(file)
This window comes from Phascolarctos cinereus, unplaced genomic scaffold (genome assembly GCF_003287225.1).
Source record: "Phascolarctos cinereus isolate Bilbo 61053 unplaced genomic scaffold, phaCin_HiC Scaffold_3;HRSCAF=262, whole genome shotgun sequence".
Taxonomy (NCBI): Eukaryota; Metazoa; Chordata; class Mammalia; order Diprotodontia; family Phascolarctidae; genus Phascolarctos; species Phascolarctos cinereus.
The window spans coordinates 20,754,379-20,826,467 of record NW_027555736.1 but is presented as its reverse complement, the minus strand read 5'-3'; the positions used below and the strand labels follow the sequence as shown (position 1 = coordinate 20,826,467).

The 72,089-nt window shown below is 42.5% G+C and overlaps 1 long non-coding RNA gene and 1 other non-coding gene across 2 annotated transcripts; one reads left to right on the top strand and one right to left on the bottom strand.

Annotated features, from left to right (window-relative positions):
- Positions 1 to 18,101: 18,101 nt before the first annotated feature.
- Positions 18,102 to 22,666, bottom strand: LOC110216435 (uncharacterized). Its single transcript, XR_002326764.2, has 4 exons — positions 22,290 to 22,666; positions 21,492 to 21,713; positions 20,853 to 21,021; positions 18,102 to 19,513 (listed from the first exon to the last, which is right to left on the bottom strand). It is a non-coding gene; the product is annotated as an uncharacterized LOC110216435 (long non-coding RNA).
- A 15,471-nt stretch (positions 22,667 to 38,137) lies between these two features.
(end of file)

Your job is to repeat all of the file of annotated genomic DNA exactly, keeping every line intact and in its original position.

This window comes from Phascolarctos cinereus, unplaced genomic scaffold (genome assembly GCF_003287225.1).
Source record: "Phascolarctos cinereus isolate Bilbo 61053 unplaced genomic scaffold, phaCin_HiC Scaffold_3;HRSCAF=262, whole genome shotgun sequence".
Taxonomy (NCBI): Eukaryota; Metazoa; Chordata; class Mammalia; order Diprotodontia; family Phascolarctidae; genus Phascolarctos; species Phascolarctos cinereus.
The window spans coordinates 20,754,379-20,826,467 of record NW_027555736.1 but is presented as its reverse complement, the minus strand read 5'-3'; the positions used below and the strand labels follow the sequence as shown (position 1 = coordinate 20,826,467).

The 72,089-nt window shown below is 42.5% G+C and overlaps 1 long non-coding RNA gene and 1 other non-coding gene across 2 annotated transcripts; one reads left to right on the top strand and one right to left on the bottom strand.

Annotated features, from left to right (window-relative positions):
- Positions 1 to 18,101: 18,101 nt before the first annotated feature.
- Positions 18,102 to 22,666, bottom strand: LOC110216435 (uncharacterized). Its single transcript, XR_002326764.2, has 4 exons — positions 22,290 to 22,666; positions 21,492 to 21,713; positions 20,853 to 21,021; positions 18,102 to 19,513 (listed from the first exon to the last, which is right to left on the bottom strand). It is a non-coding gene; the product is annotated as an uncharacterized LOC110216435 (long non-coding RNA).
- A 15,471-nt stretch (positions 22,667 to 38,137) lies between these two features.